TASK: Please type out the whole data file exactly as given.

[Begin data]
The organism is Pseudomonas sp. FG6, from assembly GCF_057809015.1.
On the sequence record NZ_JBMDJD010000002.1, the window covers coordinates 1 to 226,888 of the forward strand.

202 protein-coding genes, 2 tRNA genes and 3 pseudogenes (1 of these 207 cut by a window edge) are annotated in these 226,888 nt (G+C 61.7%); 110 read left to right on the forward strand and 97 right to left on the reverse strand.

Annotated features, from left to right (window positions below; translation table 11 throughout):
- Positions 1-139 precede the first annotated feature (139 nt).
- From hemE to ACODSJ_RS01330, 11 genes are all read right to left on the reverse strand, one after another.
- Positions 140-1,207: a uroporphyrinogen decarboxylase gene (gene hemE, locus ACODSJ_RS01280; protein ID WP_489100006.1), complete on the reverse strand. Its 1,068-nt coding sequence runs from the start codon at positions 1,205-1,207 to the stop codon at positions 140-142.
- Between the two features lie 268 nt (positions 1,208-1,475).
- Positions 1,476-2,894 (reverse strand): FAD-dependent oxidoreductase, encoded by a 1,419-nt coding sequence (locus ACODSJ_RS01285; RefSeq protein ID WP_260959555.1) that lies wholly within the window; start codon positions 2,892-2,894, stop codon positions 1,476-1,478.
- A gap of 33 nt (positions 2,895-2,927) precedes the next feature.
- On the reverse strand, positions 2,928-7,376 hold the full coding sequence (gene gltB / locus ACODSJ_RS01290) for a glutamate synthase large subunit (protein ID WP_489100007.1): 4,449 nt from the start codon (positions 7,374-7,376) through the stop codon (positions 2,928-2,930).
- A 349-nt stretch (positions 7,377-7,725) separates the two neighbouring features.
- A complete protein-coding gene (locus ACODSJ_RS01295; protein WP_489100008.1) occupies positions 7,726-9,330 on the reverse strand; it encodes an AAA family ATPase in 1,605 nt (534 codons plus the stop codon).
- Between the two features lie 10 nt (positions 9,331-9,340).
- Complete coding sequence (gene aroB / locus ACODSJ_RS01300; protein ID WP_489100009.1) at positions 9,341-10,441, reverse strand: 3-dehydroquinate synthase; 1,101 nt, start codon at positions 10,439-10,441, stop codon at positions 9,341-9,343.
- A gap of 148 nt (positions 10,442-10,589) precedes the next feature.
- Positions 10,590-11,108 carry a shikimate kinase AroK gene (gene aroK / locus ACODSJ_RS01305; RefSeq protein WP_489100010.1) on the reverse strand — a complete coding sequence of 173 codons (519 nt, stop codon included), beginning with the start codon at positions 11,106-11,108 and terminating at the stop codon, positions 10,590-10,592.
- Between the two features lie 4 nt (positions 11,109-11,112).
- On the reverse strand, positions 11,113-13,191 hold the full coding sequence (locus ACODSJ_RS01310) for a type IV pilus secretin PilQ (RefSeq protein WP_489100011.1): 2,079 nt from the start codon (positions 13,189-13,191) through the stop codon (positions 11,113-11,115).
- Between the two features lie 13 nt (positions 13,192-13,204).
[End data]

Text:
The organism is Pseudomonas sp. FG6, from assembly GCF_057809015.1.
On the sequence record NZ_JBMDJD010000002.1, the window covers coordinates 1 to 226,888 of the forward strand.

202 protein-coding genes, 2 tRNA genes and 3 pseudogenes (1 of these 207 cut by a window edge) are annotated in these 226,888 nt (G+C 61.7%); 110 read left to right on the forward strand and 97 right to left on the reverse strand.

Annotated features, from left to right (window positions below; translation table 11 throughout):
- Positions 1-139 precede the first annotated feature (139 nt).
- From hemE to ACODSJ_RS01330, 11 genes are all read right to left on the reverse strand, one after another.
- Positions 140-1,207: a uroporphyrinogen decarboxylase gene (gene hemE, locus ACODSJ_RS01280; protein ID WP_489100006.1), complete on the reverse strand. Its 1,068-nt coding sequence runs from the start codon at positions 1,205-1,207 to the stop codon at positions 140-142.
- Between the two features lie 268 nt (positions 1,208-1,475).
- Positions 1,476-2,894 (reverse strand): FAD-dependent oxidoreductase, encoded by a 1,419-nt coding sequence (locus ACODSJ_RS01285; RefSeq protein ID WP_260959555.1) that lies wholly within the window; start codon positions 2,892-2,894, stop codon positions 1,476-1,478.
- A gap of 33 nt (positions 2,895-2,927) precedes the next feature.
- On the reverse strand, positions 2,928-7,376 hold the full coding sequence (gene gltB / locus ACODSJ_RS01290) for a glutamate synthase large subunit (protein ID WP_489100007.1): 4,449 nt from the start codon (positions 7,374-7,376) through the stop codon (positions 2,928-2,930).
- A 349-nt stretch (positions 7,377-7,725) separates the two neighbouring features.
- A complete protein-coding gene (locus ACODSJ_RS01295; protein WP_489100008.1) occupies positions 7,726-9,330 on the reverse strand; it encodes an AAA family ATPase in 1,605 nt (534 codons plus the stop codon).
- Between the two features lie 10 nt (positions 9,331-9,340).
- Complete coding sequence (gene aroB / locus ACODSJ_RS01300; protein ID WP_489100009.1) at positions 9,341-10,441, reverse strand: 3-dehydroquinate synthase; 1,101 nt, start codon at positions 10,439-10,441, stop codon at positions 9,341-9,343.
- A gap of 148 nt (positions 10,442-10,589) precedes the next feature.
- Positions 10,590-11,108 carry a shikimate kinase AroK gene (gene aroK / locus ACODSJ_RS01305; RefSeq protein WP_489100010.1) on the reverse strand — a complete coding sequence of 173 codons (519 nt, stop codon included), beginning with the start codon at positions 11,106-11,108 and terminating at the stop codon, positions 10,590-10,592.
- Between the two features lie 4 nt (positions 11,109-11,112).
- On the reverse strand, positions 11,113-13,191 hold the full coding sequence (locus ACODSJ_RS01310) for a type IV pilus secretin PilQ (RefSeq protein WP_489100011.1): 2,079 nt from the start codon (positions 13,189-13,191) through the stop codon (positions 11,113-11,115).
- Between the two features lie 13 nt (positions 13,192-13,204).